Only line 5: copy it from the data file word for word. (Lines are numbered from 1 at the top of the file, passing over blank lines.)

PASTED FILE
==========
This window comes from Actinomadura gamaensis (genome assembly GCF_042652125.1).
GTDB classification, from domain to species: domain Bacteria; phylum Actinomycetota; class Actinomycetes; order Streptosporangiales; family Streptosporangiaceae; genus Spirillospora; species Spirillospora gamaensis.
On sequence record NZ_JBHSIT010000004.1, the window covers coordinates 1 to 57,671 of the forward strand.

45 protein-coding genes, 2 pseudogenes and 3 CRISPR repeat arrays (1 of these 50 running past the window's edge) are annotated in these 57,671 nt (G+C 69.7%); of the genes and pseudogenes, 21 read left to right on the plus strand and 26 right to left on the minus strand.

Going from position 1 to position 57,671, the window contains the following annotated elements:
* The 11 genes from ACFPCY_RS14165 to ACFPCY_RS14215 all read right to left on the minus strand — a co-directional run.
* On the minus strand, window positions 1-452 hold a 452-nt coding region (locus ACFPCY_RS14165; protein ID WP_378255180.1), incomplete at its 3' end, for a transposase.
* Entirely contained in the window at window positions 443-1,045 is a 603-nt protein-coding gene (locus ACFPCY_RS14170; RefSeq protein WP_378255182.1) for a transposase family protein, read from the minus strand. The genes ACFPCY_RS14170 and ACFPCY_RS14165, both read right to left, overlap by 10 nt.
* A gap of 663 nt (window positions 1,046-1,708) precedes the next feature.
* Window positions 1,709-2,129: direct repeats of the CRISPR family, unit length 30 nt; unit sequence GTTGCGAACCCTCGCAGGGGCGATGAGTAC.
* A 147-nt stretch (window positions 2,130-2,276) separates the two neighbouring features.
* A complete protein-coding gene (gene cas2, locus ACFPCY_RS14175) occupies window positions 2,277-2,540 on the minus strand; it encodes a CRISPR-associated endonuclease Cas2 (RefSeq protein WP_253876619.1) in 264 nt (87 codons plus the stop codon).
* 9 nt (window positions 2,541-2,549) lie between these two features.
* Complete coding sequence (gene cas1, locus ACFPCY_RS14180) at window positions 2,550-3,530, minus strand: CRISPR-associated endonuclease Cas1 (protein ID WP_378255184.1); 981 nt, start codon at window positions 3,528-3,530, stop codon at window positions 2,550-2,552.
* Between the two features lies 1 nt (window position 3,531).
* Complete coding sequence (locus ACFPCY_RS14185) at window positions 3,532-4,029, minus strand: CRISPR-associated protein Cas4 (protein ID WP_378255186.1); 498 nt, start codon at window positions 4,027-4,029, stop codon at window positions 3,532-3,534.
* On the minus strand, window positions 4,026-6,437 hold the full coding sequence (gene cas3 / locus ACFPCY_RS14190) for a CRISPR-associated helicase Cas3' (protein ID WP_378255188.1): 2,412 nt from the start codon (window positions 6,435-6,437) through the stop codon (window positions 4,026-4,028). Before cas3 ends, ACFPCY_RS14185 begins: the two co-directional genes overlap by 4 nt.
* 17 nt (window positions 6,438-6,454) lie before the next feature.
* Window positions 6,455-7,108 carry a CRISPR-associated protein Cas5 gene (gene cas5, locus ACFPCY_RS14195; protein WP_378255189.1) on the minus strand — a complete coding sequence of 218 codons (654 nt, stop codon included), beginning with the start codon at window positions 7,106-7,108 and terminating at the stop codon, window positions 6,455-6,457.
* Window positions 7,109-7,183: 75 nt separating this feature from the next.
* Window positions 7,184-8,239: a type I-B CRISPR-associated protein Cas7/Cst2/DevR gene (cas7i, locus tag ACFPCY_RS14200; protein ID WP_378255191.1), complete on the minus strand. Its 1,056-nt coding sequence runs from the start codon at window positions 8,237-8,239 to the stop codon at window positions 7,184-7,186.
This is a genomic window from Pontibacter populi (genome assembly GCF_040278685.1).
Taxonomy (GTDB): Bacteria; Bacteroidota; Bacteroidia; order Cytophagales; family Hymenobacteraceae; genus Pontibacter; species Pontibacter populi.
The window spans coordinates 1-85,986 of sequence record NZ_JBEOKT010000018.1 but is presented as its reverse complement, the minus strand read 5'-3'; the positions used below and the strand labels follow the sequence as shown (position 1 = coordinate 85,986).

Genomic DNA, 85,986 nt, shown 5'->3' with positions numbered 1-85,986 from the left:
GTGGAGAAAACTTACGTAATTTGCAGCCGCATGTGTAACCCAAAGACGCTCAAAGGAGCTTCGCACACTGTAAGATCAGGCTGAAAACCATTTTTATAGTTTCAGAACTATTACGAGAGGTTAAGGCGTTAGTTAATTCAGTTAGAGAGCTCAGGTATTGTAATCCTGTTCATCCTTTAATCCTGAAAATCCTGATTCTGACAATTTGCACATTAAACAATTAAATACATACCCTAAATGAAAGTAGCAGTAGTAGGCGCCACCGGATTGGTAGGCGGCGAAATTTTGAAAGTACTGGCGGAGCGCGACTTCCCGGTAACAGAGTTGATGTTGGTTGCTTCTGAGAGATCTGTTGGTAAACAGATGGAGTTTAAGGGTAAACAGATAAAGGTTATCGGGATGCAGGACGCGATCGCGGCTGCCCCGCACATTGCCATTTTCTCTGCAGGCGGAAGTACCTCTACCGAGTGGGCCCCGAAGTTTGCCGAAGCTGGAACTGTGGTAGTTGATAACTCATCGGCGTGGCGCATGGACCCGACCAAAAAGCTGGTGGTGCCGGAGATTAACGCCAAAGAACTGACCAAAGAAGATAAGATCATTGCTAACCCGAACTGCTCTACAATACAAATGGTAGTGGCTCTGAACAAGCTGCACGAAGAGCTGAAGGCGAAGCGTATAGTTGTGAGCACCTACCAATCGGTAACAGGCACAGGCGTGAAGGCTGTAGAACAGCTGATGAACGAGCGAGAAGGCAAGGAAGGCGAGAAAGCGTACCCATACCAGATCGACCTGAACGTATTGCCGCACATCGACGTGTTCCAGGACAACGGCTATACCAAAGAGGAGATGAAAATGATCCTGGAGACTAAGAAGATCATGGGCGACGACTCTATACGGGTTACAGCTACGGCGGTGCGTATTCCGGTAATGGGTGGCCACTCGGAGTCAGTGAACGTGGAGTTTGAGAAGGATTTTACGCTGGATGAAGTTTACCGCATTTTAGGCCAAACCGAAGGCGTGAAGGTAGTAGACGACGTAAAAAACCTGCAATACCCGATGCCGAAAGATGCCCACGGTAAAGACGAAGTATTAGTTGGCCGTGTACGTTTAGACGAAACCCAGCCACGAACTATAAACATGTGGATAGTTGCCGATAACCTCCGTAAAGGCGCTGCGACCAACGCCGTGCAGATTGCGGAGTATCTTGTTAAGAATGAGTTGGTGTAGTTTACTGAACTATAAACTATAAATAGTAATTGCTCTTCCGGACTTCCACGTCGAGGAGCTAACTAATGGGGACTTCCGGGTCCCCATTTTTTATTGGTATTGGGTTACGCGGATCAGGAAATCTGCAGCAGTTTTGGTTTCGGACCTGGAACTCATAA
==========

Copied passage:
Going from position 1 to position 57,671, the window contains the following annotated elements: